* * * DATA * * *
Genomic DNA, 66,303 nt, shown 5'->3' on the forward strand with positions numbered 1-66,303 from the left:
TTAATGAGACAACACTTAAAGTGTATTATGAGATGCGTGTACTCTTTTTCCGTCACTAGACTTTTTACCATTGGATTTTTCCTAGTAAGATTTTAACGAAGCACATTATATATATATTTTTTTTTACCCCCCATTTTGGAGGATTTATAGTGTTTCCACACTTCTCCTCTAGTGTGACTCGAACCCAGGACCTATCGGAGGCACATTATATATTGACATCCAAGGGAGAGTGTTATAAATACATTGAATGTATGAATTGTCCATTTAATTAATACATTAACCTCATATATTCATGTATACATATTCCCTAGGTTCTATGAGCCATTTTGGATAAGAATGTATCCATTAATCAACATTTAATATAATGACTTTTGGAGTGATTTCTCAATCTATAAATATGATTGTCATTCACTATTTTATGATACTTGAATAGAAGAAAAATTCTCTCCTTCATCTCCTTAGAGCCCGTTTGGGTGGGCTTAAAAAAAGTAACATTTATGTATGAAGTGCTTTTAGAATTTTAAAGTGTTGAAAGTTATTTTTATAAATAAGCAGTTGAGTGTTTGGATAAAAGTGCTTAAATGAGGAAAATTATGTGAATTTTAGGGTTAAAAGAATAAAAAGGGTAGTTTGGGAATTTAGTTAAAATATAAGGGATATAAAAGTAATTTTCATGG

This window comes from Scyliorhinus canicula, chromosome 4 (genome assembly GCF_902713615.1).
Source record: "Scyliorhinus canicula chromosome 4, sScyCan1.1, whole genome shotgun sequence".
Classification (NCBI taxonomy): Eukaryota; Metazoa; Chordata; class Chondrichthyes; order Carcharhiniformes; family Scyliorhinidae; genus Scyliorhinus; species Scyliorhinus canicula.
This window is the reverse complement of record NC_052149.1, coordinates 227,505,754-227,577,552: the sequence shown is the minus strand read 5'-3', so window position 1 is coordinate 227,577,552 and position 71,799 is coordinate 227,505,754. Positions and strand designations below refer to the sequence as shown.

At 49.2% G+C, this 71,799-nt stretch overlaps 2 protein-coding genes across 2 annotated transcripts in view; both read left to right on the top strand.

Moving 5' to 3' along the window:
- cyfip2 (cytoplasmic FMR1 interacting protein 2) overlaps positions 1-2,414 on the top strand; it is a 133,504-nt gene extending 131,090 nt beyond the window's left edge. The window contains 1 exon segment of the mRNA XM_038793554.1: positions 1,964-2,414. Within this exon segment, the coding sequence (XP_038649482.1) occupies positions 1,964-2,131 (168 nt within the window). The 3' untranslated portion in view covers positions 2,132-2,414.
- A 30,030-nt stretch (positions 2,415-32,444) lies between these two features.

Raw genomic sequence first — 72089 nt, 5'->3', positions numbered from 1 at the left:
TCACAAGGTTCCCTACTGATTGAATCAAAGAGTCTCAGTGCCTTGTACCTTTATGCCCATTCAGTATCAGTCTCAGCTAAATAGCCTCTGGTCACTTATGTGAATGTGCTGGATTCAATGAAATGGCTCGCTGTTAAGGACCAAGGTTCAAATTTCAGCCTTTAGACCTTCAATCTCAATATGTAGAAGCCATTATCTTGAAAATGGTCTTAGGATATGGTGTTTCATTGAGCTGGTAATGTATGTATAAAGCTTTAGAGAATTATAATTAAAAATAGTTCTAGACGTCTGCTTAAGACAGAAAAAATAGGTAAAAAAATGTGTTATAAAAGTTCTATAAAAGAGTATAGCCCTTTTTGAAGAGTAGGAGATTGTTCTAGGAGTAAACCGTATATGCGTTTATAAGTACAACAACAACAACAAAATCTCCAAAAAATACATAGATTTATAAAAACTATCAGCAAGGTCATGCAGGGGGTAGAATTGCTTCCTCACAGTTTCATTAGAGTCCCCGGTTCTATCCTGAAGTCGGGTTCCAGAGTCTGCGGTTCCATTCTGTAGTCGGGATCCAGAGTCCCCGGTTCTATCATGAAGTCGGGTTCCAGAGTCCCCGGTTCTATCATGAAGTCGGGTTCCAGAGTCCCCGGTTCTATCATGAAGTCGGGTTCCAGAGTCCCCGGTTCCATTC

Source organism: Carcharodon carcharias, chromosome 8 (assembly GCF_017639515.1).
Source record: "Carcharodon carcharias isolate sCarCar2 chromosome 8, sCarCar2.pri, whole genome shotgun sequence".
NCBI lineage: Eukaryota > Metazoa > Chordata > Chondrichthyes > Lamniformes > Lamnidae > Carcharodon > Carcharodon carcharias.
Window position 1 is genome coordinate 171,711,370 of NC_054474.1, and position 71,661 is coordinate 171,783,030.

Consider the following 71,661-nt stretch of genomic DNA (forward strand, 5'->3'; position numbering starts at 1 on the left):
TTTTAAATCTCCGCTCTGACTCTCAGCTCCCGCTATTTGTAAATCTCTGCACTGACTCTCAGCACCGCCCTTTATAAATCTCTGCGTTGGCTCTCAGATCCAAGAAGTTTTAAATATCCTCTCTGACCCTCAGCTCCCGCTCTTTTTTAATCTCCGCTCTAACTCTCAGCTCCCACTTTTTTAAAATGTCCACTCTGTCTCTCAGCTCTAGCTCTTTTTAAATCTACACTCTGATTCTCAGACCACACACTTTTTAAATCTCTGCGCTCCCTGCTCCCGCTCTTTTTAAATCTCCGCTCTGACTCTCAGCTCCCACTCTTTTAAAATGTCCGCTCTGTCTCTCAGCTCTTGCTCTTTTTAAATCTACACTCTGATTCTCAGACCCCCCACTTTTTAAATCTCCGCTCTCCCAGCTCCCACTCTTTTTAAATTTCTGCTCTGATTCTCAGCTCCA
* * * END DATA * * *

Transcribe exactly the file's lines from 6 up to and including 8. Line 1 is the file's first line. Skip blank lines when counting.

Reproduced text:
This window is the reverse complement of record NC_052149.1, coordinates 227,505,754-227,577,552: the sequence shown is the minus strand read 5'-3', so window position 1 is coordinate 227,577,552 and position 71,799 is coordinate 227,505,754. Positions and strand designations below refer to the sequence as shown.

At 49.2% G+C, this 71,799-nt stretch overlaps 2 protein-coding genes across 2 annotated transcripts in view; both read left to right on the top strand.

Moving 5' to 3' along the window: